The provacative "Miss Brooklyn" nickname was in the headlines of several New York newspapers this morning reporting on yesterday's media event with Frank Gehry, Laurie Olin, and James Stuckey of Forest City Ratner. Provoked, DYWSC sought to comment on the day's events, and happened across Norman Oder's blog posting from April 18, 2006, entitled "From "Miss Brooklyn" to "Ms. Brooklyn": belated feminism or defensive tactic?
" which makes the following points about the nickname "Miss Brooklyn" and its change (in the little-noticed 3/31/06 Forest City Ratner press pelease) to "Ms. Brooklyn"
Why the change?
Given that FCR officials and p.r. people don't answer my questions, I'll have to speculate on the reasons.
1) Perhaps this is a belated recognition that, in the 21st century, calling a building "Miss" just doesn't cut it, even if the architect designing it was reared in an earlier era of gallantry. The problem with that explanation is that the developer, Gehry, and the p.r. team had a lot of time to consider their message before unveiling "Miss Brooklyn" last July.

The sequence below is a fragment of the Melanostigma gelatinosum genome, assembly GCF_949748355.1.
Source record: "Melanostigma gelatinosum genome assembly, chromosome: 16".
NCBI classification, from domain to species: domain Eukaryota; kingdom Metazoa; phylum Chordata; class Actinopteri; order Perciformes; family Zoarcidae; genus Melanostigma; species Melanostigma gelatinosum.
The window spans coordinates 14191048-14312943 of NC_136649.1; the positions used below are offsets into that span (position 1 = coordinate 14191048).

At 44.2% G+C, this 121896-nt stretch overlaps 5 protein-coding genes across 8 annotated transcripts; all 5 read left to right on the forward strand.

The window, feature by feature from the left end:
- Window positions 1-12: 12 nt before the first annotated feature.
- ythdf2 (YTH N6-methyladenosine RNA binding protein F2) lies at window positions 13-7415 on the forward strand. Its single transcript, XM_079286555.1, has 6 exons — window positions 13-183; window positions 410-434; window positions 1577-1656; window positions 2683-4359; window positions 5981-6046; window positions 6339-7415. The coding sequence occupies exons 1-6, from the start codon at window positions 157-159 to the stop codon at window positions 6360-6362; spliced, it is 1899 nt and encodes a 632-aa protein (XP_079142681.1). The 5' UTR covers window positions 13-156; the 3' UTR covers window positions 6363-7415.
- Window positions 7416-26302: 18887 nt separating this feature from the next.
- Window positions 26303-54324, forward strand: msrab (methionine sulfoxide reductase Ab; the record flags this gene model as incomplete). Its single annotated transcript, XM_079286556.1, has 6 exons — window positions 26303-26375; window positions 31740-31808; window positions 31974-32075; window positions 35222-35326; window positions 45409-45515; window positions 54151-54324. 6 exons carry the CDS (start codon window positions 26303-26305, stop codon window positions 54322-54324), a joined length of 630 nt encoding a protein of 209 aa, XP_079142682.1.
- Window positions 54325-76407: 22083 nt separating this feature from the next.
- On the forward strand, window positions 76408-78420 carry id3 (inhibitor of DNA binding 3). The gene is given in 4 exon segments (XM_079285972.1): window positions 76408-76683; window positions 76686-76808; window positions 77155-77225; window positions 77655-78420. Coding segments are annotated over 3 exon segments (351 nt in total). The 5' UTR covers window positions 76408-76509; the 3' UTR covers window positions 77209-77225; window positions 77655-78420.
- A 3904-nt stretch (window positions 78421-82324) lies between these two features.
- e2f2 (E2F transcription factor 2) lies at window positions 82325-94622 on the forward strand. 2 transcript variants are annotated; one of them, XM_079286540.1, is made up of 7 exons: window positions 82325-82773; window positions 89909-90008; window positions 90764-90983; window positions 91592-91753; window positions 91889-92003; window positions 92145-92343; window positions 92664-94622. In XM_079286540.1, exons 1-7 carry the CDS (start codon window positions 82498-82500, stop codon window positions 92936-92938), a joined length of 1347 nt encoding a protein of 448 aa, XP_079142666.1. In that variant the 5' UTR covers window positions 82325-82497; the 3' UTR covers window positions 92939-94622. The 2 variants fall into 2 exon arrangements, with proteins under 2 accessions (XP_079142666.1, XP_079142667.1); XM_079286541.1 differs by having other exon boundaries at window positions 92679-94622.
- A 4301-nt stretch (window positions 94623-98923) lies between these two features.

2) More plausible is that the renaming prevents critics from using the term "Miss" as a verb. As Aaron Naparstek wrote in the New York Press last July, in a column headlined Grumbles About Gehry:The designs are so bad they’re almost funny. Gehry calls the 70-story skyscraper at the corner of Atlantic and Flatbush “Miss Brooklyn,” as in, “We’ll sure miss Brooklyn if this crap gets built.”
We can't ms. Brooklyn, can we? But maybe there's another explanation--the question is worth asking
In the era of "got milk?" and other variants, one might expect to see a couple "Miss Brooklyn?" shirts at tomorrow's
Garden, Don't Destroy Brooklyn
Rain or Shine
Saturday, May 13, 9am—6pm
205 Berkeley Place (Between 7th and 8th Avenue, Park Slope)